Resilience: Thinking and acting strongly in times of Corona


Suddenly, Australian circumstances suddenly prevail in Swiss households: there are fires everywhere. Blazing. Fueled by home office, home schooling, dense stress and children screaming. Suddenly we mutate into firefighters in our own four walls and feel overwhelmed, deceived by life. But we never wanted to join the fire department. We just wanted to have a safe office job, sell flowers or serve pasta. And then, all of a sudden, it wasn't the teachers who were supposed to save our children from breaking their heads with fractions, but us? And anyway: We had insured ourselves against everything, household contents, theft, glass and water damage - and now the uninsured commotion in our own four walls? Why had no one insured us against a virus-related house arrest? Because in a state of emergency, even the otherwise peaceful "egg hatching" and Easter bunny searches mutate into an internal family stress test.

As a divorced father of two children, with an ex-wife, stepdaughter and a new patchwork family, I too am always on duty as a fireman. I know the stress feelings when the fires are always one step ahead. With the hose in hand, surrounded by blazing fires, many feel overwhelmed.

But what's burning? Is there really a fire in the kitchen, where the dishes are piled up to the ceiling, or in the children's room, where the screams are coming from? Isn't it rather burning in our head, because a spiral of negative thoughts is spinning faster and faster there - fueled by the fear of losing control and not living up to our own expectations? And why then do we try to get the dishes into the sink with a hose and high pressure and make the children capable of fractions? Wrong question. Better: What could help us now? Perhaps rather clarity and level-headedness. So put the hose down and breathe.

My more than 15 years of experience as a coach have taught me that a misty look rarely comes from fires in children's rooms or kitchens, but almost always from fear and pain. Additionally triggered by negative beliefs and convictions that are stored in the subconscious. They are the real accelerators of fire. Usually they rage in our heads - often in the form of accusations, recriminations and convictions. Towards ourselves, others, life itself. The perfidious thing about them is that they prefer to hide behind supposed questions with Why and supplemented by a never, always, all or nothing. "Why does everything always stick to me?", "Why do you never listen to me?", "Why must I always do everything?".

Does it help in fire fighting if we can see where what is burning? Is it burning in the head or the kitchen? What exactly is burning? And what can we do to save lives and put out the fire? Water can help, but not if we are drowning. Nor when we're desperate or feeling helpless. That's when the connection to earth helps. ...and to our inner being. To peace and strength. For example through conscious breathing, moments in nature or whatever is good for us. For example also a goal- and solution-oriented self-coaching:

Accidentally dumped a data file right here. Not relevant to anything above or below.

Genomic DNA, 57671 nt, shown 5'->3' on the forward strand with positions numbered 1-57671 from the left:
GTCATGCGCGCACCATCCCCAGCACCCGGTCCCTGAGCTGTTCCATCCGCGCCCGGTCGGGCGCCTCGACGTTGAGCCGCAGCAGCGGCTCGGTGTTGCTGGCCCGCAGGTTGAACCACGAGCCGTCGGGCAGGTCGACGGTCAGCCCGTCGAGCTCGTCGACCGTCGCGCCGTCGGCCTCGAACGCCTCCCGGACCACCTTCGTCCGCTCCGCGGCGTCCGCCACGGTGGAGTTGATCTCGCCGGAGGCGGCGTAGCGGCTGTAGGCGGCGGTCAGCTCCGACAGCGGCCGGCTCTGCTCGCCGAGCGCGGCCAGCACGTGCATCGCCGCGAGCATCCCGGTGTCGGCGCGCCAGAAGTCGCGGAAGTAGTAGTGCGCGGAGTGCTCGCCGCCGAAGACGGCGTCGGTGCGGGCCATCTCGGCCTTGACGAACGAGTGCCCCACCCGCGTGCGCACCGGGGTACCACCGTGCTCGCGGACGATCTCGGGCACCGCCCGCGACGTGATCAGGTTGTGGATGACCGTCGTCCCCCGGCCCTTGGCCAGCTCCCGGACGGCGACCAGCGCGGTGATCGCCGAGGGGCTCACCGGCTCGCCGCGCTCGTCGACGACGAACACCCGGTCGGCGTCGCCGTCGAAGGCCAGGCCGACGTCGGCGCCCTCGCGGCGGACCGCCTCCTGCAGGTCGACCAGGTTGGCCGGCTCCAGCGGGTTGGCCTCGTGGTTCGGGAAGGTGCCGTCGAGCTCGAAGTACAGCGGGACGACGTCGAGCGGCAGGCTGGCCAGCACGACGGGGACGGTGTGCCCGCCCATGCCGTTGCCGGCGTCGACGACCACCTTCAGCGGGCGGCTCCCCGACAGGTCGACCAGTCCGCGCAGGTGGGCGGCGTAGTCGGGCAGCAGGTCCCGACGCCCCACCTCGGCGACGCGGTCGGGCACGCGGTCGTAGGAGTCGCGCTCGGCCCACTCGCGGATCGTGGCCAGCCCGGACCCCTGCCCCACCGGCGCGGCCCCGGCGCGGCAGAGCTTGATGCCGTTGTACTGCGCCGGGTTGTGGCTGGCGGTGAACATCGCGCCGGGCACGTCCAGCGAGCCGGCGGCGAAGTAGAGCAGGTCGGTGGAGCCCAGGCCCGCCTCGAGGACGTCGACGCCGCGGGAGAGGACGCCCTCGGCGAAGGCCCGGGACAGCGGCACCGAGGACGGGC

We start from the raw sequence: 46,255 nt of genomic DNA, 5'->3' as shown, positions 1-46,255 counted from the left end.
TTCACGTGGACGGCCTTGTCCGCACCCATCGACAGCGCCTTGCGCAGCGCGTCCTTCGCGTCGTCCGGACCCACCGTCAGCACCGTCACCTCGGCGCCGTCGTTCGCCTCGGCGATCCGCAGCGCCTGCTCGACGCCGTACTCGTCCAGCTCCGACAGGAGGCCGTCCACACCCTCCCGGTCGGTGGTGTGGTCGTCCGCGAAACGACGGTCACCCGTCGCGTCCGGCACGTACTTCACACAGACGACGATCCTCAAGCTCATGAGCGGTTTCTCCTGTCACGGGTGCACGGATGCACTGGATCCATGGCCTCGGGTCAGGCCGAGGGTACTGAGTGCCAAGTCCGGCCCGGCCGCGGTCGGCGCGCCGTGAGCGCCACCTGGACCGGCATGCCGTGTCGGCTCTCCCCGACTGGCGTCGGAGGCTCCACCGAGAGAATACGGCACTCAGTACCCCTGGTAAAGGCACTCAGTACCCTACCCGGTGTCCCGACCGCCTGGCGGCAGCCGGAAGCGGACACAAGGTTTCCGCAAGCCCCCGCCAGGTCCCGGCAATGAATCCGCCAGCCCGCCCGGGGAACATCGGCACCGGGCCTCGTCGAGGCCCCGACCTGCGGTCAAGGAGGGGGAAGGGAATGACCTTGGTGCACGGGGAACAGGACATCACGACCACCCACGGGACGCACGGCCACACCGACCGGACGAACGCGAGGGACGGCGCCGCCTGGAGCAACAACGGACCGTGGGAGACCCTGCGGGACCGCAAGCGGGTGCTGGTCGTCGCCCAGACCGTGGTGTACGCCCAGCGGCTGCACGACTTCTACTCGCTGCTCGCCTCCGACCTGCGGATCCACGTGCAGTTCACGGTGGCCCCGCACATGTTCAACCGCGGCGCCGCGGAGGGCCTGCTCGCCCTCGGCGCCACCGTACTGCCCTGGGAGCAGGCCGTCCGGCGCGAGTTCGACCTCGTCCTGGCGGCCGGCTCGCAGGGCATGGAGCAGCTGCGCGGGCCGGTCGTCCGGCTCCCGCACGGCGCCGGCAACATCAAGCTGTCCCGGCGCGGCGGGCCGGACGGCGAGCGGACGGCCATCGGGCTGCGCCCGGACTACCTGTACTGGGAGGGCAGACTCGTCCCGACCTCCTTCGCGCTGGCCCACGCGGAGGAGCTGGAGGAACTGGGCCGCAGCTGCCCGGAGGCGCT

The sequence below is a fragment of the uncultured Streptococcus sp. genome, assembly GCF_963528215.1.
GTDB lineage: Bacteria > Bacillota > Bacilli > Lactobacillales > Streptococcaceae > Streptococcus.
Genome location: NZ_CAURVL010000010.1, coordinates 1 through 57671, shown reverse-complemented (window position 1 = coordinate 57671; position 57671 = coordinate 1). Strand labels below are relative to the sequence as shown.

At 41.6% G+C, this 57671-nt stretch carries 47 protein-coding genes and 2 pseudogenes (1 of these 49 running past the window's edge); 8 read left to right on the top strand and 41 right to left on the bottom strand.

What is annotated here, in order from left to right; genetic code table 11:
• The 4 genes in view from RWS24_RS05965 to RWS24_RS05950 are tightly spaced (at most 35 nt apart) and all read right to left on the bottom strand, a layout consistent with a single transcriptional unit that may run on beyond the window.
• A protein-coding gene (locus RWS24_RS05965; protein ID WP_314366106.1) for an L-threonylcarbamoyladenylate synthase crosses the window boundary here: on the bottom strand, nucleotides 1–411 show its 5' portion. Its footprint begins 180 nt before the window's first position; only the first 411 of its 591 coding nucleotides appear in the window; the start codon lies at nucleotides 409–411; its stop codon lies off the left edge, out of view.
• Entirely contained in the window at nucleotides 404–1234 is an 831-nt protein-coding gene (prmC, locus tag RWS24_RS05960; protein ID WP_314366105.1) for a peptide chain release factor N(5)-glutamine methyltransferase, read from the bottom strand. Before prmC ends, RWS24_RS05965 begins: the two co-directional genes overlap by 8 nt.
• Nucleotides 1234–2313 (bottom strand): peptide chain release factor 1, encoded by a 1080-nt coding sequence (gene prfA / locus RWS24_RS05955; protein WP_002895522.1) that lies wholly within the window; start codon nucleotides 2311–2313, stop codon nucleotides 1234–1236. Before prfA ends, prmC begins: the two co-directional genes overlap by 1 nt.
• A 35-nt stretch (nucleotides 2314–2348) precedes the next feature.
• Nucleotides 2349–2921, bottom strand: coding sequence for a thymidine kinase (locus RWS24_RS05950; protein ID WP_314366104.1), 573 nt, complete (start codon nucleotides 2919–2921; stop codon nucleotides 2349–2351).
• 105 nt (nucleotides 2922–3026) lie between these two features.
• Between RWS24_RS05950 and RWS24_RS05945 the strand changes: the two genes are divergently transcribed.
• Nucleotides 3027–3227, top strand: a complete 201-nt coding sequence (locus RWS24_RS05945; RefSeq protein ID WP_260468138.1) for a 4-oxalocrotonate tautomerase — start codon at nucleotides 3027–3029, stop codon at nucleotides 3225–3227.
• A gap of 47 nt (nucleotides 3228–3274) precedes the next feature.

1. Critically review your own expectations: People who have a tendency to consider unfulfilled expectations to be dangerous sources of fire can ask themselves one or more of these questions: What is really important to me now? Which emotions do I perceive? What could I do to feel a little bit better? What can I let go, put off, postpone - without serious consequences? What happens when I stop trying to protect or save others? What do I lose when I stop feeling responsible for others? How can I strengthen myself? How do others benefit if I am calm inside - even under difficult conditions?

2. Making decisions within the sphere of influence: the "Change-Leave-Love" model can also help us achieve greater clarity: It says: You only have three real options in any given situation: 1. Change: Change what you can and want to change. If not: 2. Leave: leave / avoid what disturbs or hurts you. If that doesn't suit you in this situation either: 3. Love: Accept the situation benevolently (yes, even if it is difficult, it usually is!). If you don't choose one of these three options, you will automatically find yourself in the fourth option: the victim position. There you feel powerless, maybe angry, maybe desperate. It is recommended not to stay in this position for long. If we get stuck in it regularly and for a long time, there is the threat of stress, resignation, exhaustion. And this can have harmful physical and mental consequences.

3. Reinterpret beliefs: Often we are stuck in our thinking and therefore cannot change anything. One way to break out of the prison of thought is simple: We first ask about the conviction that prevents us from changing anything. For example (write down as needed) "I always come at the end, I always have been." Then we ask for a believable and desirable conviction, e.g. "I look after myself well if I take my needs seriously." After that we have to internalize the new sentence 2-3 times a day for a few weeks. The best way to do this is to visualize the "good success", whether sitting, biking, jogging, walking etc. This is how successful athletes do it. And they know best how to change habits in order to become mentally strong and achieve their goals.

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